And when it comes to professional bass anglers, that statement is no better epitomized than by the legendary Rich Clunn (left), who, at the age of 69, turned some heads back in March, when he won a Bassmaster pro event on the St. Johns River in Florida. "All of a sudden," wrote Dave Wolak, "the question of how old is too old to be a successful tourney angler sprung up on the interwebs.
"To set the record straight," continued Wolak, "Rick Clunn is no ordinary 69-year-old guy who casually takes a spin around his favorite cove with a spinnerbait once a week, or plays a slow cart-assisted nine holes at the local golf club on Sunday morning. He's in very good physical and mental shape. I've fished around him numerous times, and he casts enough in 20 minutes to make a 20-year-old tired just watching him. And he'll be the first to tell you that his success stems from the cohesiveness of his mind and body working together. All anglers, regardless of age, can learn something from Clunn.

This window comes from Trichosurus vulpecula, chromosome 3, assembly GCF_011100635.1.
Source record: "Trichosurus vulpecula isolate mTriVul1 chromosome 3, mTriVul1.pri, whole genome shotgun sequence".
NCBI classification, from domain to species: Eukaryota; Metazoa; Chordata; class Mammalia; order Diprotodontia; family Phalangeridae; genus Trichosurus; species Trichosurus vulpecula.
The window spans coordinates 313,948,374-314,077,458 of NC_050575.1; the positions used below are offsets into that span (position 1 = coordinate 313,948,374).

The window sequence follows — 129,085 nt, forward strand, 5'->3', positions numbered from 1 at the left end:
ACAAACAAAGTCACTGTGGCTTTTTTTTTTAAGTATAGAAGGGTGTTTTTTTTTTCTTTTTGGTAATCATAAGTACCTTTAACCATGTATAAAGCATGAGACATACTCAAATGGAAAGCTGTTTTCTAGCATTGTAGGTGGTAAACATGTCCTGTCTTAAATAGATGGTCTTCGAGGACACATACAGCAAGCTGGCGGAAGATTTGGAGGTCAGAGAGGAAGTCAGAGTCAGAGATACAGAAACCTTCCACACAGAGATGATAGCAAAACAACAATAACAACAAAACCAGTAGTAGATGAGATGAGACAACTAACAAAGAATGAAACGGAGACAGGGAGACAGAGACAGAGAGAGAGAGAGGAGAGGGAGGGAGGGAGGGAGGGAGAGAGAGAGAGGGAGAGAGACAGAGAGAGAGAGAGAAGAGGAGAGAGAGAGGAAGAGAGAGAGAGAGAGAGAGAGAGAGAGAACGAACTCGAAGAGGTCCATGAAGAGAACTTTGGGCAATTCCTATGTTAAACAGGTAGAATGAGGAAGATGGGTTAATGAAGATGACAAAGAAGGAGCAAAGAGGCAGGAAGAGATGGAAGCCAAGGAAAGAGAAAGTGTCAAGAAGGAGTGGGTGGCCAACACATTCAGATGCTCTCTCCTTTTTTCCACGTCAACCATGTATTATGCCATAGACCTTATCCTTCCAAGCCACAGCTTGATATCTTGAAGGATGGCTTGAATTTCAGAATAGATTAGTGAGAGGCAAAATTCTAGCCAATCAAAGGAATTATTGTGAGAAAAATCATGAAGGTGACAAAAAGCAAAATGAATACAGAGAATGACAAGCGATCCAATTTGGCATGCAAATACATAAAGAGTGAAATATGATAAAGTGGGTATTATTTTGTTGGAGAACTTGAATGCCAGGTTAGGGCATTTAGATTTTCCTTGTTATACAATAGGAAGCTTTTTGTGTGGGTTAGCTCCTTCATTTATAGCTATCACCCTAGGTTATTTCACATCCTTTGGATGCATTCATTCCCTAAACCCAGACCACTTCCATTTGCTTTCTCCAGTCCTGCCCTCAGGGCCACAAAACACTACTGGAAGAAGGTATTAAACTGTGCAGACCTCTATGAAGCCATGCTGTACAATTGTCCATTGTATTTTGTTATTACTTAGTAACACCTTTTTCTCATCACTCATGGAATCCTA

"For example, an older angler might take it slow and not beat himself up running 50 miles in sloppy conditions, but he also might know how to catch more bass in a shorter period of time once he gets there. Likewise, his bank of wisdom might help him out-fish the throttle-punching crew by simply staying local because he's put in a lot more time and has a better understanding of using time wisely in a tourney setting. When I was younger, my strategy was to outwork the old guys. Sometimes it worked, but often it didn't.
Blaukat put the whole matter in perspective by saying, "Ultimately, the great thing about tournament fishing is that it doesn't really matter how old you are. Where else can you compete on a professional level at 70 years old?" he asked before adding, "That's what makes it the greatest sport on Earth."